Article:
on her mind to the extent that she Is con
tinually brooding over her unfortunate
condition and the separation from her
SMITH WILLING TO OPEN UP
General Manager of Street Railway
Says Commercial Clnb Can
Have Anything; In Reaaon.
The Commercial club can have any
thing It wants from us at a fair rate.
said General Manager Smith of the Omaha
and Council Bluffs Street Railway com
pany when discussing the action of the
executive committee of that club author
Izlng Commissioner McVann to follow up
the "Seeing Omaha" proposition. We will
give them one, two, or as many cars as
necessary, run them anywhere they want
to go over the tracks of the company and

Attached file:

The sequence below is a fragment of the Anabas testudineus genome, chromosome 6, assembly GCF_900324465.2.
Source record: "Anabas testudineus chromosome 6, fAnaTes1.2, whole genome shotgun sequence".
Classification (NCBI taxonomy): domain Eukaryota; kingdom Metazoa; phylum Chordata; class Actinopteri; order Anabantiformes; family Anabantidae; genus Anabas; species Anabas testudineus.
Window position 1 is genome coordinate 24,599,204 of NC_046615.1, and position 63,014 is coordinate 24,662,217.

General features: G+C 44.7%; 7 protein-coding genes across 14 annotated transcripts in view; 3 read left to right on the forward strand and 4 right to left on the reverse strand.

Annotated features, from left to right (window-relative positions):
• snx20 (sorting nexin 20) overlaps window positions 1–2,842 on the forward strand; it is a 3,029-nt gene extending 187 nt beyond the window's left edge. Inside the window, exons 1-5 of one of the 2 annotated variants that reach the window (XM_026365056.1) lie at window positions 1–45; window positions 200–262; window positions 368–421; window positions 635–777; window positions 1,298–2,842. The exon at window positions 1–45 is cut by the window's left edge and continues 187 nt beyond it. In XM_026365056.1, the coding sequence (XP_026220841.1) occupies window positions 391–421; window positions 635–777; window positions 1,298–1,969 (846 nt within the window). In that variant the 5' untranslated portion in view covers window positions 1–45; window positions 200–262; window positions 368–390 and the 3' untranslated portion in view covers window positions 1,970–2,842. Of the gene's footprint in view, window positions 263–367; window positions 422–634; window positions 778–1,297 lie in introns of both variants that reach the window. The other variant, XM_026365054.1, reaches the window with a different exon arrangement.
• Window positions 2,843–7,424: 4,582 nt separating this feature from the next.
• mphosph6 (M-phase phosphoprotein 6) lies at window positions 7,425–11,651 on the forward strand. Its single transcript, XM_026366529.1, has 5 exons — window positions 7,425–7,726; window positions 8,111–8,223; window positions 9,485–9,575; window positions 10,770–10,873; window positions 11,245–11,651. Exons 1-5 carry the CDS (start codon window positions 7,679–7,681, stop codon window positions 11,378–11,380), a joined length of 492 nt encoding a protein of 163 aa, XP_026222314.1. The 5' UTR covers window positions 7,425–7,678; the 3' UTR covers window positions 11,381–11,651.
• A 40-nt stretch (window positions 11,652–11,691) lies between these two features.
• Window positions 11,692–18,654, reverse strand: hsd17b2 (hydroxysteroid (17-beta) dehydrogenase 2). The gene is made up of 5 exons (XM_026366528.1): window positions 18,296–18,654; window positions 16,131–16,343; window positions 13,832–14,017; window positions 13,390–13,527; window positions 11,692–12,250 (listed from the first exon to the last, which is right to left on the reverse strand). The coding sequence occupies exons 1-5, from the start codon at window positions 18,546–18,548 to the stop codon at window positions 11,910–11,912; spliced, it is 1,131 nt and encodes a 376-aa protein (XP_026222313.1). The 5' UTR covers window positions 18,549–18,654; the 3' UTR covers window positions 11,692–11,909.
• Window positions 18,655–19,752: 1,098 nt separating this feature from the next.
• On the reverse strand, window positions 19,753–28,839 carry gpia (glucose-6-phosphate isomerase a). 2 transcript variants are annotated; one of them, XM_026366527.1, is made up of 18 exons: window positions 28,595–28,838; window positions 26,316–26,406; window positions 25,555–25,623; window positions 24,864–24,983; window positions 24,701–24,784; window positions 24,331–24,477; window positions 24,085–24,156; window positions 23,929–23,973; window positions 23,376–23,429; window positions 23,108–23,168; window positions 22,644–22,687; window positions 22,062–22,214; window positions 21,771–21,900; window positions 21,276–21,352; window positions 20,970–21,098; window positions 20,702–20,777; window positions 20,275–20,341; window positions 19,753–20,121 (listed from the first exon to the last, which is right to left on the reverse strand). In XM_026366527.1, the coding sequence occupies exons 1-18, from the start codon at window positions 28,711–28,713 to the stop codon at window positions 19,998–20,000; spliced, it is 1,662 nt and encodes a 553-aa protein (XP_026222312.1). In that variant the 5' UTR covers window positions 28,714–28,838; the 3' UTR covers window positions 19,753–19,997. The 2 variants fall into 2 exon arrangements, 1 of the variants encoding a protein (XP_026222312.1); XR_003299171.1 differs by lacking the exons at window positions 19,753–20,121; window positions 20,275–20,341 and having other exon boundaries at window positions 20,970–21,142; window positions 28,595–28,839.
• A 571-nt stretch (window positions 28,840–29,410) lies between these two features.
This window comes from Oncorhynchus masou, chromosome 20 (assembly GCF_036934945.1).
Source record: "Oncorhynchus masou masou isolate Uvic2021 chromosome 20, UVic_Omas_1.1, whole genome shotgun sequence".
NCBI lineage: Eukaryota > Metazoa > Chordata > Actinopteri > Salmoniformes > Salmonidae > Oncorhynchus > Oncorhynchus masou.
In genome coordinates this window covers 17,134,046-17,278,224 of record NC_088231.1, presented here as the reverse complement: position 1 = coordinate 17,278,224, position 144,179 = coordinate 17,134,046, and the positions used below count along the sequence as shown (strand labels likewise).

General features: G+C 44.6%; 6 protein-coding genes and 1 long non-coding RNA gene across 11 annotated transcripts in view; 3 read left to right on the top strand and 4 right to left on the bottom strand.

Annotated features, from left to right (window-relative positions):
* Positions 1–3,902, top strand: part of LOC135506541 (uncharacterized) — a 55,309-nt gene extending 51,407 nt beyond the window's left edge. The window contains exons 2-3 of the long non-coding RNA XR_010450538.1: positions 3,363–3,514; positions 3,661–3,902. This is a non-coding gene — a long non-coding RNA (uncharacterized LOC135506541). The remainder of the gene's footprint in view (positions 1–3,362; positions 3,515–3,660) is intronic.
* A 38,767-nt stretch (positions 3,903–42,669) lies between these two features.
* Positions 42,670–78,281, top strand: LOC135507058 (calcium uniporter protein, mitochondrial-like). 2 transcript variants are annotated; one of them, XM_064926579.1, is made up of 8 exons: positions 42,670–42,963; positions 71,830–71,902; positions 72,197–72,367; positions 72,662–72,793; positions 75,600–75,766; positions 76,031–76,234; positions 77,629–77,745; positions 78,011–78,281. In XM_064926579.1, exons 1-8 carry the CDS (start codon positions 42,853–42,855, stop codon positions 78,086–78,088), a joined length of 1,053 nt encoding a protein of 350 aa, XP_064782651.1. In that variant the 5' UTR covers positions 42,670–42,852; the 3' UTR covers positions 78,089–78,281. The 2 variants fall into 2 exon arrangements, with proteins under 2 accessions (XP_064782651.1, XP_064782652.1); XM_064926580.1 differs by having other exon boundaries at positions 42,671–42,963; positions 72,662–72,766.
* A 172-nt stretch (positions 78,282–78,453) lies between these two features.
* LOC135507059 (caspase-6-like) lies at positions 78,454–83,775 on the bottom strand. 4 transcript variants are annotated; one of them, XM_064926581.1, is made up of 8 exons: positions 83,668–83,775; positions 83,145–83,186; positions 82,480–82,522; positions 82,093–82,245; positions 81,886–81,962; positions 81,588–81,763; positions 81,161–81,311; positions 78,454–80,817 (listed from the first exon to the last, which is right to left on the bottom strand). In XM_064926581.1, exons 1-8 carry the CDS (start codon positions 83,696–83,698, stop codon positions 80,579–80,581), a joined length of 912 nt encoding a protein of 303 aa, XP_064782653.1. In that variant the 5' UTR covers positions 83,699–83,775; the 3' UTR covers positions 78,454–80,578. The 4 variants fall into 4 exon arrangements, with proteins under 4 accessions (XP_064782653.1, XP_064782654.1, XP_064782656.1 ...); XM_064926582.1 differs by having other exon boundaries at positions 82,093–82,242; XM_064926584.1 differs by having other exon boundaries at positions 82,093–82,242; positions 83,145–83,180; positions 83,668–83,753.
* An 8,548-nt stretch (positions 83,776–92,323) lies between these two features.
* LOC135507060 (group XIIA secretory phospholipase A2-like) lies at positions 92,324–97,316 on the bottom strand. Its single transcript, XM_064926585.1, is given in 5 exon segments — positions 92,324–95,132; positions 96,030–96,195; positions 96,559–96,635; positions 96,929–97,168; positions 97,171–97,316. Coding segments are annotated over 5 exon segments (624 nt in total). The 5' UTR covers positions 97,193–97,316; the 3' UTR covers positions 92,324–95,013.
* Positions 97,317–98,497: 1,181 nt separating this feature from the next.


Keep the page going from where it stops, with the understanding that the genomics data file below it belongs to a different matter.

charge for time service," said Mr. Smith,
Residents of Albright will have to wait
for some little time before they secure
through service and ample accommodation
to their homes. The street cr company
Is ready to put In tho service from Benson
to Albright Just as soon as the contractors
have finished tho paving of Railroad ave
nue. At present one-half of the street Is
paved; the concrete Is practically finished,
but the supply nf bricks run short and
work had to be suspended.. It looks now
as 'If the people of Albright might have
the pleasure of riding home without trans
fer for their Christmas dinner.
Buster Brown's Thanksgiving next Bun-
da;'' Bee. . , . . .
OMAHA LOSES THE PROJECT
Falls to Land Business Coaeera
Which Finally Goes to
Negotiation have been going on for ome
time looking to the removal to Omaha of
the Oskaloosa (la.) Manufacturing com
pany, and G. G. Wood In end J. F. Hughei
have been In the city representing the
company In the negotiations. The com